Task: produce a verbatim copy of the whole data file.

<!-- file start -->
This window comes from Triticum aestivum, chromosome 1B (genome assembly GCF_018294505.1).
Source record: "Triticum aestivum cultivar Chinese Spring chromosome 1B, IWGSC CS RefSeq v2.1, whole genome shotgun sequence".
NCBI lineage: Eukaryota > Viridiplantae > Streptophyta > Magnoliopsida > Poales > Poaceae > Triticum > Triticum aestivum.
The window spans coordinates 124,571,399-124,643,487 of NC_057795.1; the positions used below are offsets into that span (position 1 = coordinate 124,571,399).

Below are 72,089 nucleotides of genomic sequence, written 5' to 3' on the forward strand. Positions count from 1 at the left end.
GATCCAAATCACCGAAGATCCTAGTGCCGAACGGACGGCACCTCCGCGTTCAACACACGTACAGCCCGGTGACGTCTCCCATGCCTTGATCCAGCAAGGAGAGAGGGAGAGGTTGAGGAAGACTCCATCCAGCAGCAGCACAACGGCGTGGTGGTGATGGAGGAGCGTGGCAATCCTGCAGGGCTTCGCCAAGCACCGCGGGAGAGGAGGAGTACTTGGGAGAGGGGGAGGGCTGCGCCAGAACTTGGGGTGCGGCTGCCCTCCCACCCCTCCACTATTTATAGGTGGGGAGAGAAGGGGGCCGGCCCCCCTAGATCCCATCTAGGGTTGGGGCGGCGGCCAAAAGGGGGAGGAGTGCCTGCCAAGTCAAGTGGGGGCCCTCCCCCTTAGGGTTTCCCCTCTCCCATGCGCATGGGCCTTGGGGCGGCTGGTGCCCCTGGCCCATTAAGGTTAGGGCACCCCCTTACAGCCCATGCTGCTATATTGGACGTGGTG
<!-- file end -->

This window comes from Triticum aestivum, chromosome 1B (genome assembly GCF_018294505.1).
Source record: "Triticum aestivum cultivar Chinese Spring chromosome 1B, IWGSC CS RefSeq v2.1, whole genome shotgun sequence".
NCBI lineage: Eukaryota > Viridiplantae > Streptophyta > Magnoliopsida > Poales > Poaceae > Triticum > Triticum aestivum.
The window spans coordinates 124,571,399-124,643,487 of NC_057795.1; the positions used below are offsets into that span (position 1 = coordinate 124,571,399).

Below are 72,089 nucleotides of genomic sequence, written 5' to 3' on the forward strand. Positions count from 1 at the left end.
GATCCAAATCACCGAAGATCCTAGTGCCGAACGGACGGCACCTCCGCGTTCAACACACGTACAGCCCGGTGACGTCTCCCATGCCTTGATCCAGCAAGGAGAGAGGGAGAGGTTGAGGAAGACTCCATCCAGCAGCAGCACAACGGCGTGGTGGTGATGGAGGAGCGTGGCAATCCTGCAGGGCTTCGCCAAGCACCGCGGGAGAGGAGGAGTACTTGGGAGAGGGGGAGGGCTGCGCCAGAACTTGGGGTGCGGCTGCCCTCCCACCCCTCCACTATTTATAGGTGGGGAGAGAAGGGGGCCGGCCCCCCTAGATCCCATCTAGGGTTGGGGCGGCGGCCAAAAGGGGGAGGAGTGCCTGCCAAGTCAAGTGGGGGCCCTCCCCCTTAGGGTTTCCCCTCTCCCATGCGCATGGGCCTTGGGGCGGCTGGTGCCCCTGGCCCATTAAGGTTAGGGCACCCCCTTACAGCCCATGCTGCTATATTGGACGTGGTG